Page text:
What is workers’ compensation?
This is a question that a lot of employees are forced to ask after an on-the-job injury. If you’re unable to perform your duties because of this injury, you might be forced to file a claim in order to cover your lost wages and your medical bills. However, if you’ve never done it before, applying for workers’ comp can be a bit confusing.
Finding out if you’re eligible and what you need to provide to apply are common concerns for people filing for workers’ comp. Today, we’ll go over some of these questions and help you understand how this process usually goes. It’s better to go into it well-informed and prepared to fight for what you deserve.
What Is Workers’ Compensation?
Workers’ comp is a program that helps employees and employers keep financial stability in the event of an injury at the workplace. Depending on the severity of an injury, workers’ comp might help with medical bills and the loss of wages during the recovery period when the employee is off work.
It helps employers by protecting them from the financial devastation they might incur during the fallout of an employee being injured. Companies pay into the insurance policy that then helps the injured employees.
What Is Covered?
Workers’ comp covers things like lost wages, medical bills, ongoing injury costs (physical therapy, etc.), and even funeral costs if the employee passes away. The situation that led to the injury is always reviewed during the claims process and you’ll be assessed by a workers’ comp doctor that you and your employer agree upon.
If you need help finding a workers’ comp doctor, Google “workers comp doctor near me” and look at reviews and testimonials to ensure that they’re reputable.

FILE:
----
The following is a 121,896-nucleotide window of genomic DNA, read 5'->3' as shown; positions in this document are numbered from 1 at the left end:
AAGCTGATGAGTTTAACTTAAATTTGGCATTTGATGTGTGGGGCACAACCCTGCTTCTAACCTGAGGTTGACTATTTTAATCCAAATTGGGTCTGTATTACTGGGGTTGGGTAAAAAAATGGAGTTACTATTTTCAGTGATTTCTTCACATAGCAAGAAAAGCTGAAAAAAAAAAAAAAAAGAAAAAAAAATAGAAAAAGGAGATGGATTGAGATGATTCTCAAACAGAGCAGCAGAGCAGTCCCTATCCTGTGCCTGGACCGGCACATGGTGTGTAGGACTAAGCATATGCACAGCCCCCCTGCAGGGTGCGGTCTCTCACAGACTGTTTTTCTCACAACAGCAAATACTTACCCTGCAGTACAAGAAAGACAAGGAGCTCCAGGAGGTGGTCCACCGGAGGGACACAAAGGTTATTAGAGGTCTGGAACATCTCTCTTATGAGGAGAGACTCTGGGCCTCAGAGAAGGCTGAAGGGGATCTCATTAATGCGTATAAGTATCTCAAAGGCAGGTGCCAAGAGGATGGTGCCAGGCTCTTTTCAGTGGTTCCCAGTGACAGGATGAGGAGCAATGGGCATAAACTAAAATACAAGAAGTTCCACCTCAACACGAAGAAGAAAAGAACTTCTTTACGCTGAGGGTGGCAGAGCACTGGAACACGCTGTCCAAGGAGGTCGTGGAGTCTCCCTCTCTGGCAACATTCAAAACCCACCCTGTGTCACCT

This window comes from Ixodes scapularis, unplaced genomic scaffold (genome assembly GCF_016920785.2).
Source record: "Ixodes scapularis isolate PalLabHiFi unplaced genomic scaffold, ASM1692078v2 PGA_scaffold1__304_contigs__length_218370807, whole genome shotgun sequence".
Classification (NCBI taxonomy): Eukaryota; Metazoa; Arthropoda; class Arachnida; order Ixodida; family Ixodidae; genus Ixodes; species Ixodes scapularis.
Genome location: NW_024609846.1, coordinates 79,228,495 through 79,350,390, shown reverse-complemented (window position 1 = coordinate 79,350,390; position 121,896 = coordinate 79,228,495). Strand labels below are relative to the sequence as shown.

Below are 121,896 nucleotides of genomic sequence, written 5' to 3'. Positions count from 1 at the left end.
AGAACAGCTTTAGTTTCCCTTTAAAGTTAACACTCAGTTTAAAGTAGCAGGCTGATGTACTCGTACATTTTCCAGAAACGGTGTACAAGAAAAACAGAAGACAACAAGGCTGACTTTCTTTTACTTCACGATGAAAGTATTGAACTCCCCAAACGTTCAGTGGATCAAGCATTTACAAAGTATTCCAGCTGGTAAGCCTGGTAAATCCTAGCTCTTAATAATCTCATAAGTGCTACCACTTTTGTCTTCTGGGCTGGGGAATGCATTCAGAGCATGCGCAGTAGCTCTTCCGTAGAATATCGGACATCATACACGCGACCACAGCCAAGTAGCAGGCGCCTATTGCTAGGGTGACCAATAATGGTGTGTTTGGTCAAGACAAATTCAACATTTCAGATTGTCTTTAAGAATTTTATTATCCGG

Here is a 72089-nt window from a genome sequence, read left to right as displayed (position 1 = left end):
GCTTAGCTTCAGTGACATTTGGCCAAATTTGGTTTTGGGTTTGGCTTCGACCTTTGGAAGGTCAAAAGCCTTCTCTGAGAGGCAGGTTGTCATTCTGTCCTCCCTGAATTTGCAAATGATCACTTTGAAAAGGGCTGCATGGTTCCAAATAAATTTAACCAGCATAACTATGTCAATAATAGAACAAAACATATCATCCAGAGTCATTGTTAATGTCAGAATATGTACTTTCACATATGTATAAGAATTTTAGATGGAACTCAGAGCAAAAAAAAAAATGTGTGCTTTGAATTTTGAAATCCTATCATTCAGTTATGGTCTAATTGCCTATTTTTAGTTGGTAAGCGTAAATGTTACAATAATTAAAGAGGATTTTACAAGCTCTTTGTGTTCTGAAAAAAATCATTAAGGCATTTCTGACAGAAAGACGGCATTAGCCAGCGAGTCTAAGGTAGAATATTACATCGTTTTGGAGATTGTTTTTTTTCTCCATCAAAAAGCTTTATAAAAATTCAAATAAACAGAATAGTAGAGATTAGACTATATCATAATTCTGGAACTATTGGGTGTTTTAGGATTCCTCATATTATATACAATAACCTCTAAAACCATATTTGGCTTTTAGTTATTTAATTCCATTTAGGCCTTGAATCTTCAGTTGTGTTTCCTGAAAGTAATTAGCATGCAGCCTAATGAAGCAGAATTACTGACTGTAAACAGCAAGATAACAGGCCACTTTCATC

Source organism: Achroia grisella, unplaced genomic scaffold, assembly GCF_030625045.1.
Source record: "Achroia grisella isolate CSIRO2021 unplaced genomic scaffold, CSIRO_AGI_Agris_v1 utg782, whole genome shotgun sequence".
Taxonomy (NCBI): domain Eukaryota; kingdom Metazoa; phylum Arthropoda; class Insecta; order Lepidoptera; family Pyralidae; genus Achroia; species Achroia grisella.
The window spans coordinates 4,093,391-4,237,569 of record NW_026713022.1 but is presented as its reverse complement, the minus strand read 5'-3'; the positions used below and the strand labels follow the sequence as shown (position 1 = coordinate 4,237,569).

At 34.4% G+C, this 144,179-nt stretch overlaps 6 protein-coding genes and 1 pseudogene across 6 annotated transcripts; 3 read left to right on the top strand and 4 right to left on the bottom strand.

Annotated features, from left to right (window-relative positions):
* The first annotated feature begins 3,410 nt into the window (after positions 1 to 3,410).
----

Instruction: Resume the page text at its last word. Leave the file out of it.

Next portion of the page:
What Isn’t Covered?
As stated previously, what is covered depends on the situation that gave rise to the injury. Here are examples of what wouldn’t be covered:
- Injuries that result from a fight that the applicant started
- Any injuries sustained as a result of intoxication at the workplace
- Intentionally sustained injuries
- Emotional injuries (this is in a transitional phase for workers’ comp)
- Injuries sustained during a violation of company policy
Filing Your Claim
When you’re injured on the job, get whatever treatment is necessary to ensure your safety. Then, report the injury to your direct superior and they’ll begin the claim process.
It’s always good practice to file the claim as soon as you can after the incident. The longer you wait, the less likely you are to be approved. You need to provide your employer with your personal info and fill out whatever paperwork they give you from your state’s workers’ comp board.
The paperwork will likely include a detailed report about the incident, as well as a medical report from your workers’ comp doctors. Your employer will then file the claim and you’ll find out soon if you’ve been approved.
Get the Compensation You Need
Now that we’ve answered the question, “what is workers’ compensation”, you’ll be prepared for injuries that may occur at your workplace. It’s important that your employer pays into workers’ comp insurance, so make sure to ask your boss about it before an injury occurs.
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